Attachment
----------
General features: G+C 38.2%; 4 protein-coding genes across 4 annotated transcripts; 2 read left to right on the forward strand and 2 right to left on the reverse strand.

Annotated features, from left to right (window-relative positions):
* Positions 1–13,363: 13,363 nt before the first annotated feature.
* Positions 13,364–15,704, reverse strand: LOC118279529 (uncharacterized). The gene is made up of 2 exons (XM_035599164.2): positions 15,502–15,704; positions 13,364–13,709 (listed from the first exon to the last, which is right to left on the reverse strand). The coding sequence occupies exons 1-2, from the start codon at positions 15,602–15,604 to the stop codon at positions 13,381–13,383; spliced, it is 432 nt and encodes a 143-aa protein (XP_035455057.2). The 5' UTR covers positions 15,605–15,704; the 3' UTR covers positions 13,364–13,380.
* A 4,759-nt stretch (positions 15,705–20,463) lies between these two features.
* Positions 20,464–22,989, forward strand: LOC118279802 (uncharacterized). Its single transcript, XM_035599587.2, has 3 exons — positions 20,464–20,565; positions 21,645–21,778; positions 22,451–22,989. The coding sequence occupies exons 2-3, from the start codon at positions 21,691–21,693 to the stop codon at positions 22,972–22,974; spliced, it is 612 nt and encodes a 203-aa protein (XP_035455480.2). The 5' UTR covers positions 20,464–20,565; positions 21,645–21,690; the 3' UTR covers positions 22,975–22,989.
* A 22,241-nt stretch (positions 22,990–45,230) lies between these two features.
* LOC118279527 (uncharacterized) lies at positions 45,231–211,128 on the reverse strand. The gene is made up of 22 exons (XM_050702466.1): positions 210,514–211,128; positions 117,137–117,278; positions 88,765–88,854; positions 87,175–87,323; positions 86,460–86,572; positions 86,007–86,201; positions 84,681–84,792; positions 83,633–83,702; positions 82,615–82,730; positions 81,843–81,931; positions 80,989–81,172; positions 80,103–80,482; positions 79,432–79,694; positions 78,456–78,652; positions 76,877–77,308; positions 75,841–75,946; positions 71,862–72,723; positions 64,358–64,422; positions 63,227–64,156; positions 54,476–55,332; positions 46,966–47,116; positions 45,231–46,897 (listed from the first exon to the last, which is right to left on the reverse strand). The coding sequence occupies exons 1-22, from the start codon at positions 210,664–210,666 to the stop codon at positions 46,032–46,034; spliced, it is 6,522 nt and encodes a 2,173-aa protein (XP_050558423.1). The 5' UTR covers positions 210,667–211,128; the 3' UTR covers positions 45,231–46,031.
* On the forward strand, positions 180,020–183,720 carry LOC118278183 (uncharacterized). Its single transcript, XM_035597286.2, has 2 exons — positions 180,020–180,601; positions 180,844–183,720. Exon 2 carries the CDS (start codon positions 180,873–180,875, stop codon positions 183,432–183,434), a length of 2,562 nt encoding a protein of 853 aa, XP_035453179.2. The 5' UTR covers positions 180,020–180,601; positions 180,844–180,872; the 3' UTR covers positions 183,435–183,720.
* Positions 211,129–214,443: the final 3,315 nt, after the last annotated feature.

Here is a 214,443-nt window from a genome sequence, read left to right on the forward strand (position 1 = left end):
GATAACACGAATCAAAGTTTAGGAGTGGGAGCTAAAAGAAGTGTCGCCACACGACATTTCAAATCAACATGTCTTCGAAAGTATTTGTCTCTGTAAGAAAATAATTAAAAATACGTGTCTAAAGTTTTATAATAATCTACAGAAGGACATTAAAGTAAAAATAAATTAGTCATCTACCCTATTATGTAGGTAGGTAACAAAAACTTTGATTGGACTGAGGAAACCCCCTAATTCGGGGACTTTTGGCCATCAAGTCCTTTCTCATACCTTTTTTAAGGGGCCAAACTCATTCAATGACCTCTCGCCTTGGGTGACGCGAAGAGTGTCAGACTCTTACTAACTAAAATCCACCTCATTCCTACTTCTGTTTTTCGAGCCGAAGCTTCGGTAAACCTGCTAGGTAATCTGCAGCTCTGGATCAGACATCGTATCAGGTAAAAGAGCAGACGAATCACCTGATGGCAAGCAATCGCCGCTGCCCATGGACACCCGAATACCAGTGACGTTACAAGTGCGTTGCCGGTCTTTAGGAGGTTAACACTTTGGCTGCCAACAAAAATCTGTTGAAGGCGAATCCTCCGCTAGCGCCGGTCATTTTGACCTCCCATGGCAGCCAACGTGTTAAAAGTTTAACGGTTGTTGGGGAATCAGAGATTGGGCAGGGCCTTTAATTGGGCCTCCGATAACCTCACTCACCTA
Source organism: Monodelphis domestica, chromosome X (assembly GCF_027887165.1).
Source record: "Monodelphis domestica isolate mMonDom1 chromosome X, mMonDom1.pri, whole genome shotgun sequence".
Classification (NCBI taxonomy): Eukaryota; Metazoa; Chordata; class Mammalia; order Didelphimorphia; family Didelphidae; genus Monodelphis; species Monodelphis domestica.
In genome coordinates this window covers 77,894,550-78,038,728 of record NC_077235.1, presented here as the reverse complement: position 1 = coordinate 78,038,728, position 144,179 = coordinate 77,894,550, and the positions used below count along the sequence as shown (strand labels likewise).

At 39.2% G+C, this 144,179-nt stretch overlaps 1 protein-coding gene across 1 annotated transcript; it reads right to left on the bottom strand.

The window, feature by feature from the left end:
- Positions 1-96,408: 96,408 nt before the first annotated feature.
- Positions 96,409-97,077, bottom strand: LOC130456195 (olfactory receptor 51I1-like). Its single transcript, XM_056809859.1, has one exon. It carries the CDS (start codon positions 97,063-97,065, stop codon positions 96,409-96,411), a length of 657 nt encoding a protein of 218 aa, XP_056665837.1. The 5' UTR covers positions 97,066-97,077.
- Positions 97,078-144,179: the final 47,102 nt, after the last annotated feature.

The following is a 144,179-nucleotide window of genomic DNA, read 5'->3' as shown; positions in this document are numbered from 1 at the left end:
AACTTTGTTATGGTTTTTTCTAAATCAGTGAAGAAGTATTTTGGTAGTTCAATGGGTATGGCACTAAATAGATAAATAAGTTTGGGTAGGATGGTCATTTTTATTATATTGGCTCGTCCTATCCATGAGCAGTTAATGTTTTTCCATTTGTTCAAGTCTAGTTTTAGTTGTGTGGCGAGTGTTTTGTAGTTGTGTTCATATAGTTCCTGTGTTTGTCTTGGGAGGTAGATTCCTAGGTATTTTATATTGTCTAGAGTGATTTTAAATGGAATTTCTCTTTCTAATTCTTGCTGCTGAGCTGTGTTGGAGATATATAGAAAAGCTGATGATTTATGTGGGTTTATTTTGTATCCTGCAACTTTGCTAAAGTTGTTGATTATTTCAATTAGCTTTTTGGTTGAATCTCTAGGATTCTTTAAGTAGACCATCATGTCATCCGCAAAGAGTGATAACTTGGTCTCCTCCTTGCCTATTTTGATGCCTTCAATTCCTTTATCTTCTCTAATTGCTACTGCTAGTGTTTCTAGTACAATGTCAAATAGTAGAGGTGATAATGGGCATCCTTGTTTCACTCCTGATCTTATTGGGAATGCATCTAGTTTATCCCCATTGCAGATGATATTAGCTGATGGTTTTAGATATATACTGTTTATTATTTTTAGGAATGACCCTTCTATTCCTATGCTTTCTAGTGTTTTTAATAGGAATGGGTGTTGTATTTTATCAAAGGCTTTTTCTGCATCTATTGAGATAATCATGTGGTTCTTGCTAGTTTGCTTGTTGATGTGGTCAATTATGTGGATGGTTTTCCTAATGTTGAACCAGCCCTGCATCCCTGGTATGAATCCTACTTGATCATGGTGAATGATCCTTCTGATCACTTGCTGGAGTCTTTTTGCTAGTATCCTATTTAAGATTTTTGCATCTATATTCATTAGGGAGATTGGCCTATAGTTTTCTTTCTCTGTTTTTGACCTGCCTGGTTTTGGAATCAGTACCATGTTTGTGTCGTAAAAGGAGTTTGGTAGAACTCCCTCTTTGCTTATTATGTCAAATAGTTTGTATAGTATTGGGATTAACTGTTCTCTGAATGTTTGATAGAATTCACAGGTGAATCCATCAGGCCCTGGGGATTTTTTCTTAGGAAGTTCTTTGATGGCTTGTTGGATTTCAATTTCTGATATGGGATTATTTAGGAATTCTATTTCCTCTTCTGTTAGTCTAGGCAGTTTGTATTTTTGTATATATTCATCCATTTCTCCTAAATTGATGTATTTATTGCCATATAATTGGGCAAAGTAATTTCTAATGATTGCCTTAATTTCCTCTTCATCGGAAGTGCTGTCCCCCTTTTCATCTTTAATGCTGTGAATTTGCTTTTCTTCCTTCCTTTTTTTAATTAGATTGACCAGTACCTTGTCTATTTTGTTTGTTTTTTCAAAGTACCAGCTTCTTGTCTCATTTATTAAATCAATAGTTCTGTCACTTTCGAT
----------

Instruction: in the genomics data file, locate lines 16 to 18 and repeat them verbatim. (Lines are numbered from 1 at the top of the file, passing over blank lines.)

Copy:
In genome coordinates this window covers 77,894,550-78,038,728 of record NC_077235.1, presented here as the reverse complement: position 1 = coordinate 78,038,728, position 144,179 = coordinate 77,894,550, and the positions used below count along the sequence as shown (strand labels likewise).

At 39.2% G+C, this 144,179-nt stretch overlaps 1 protein-coding gene across 1 annotated transcript; it reads right to left on the bottom strand.

The window, feature by feature from the left end: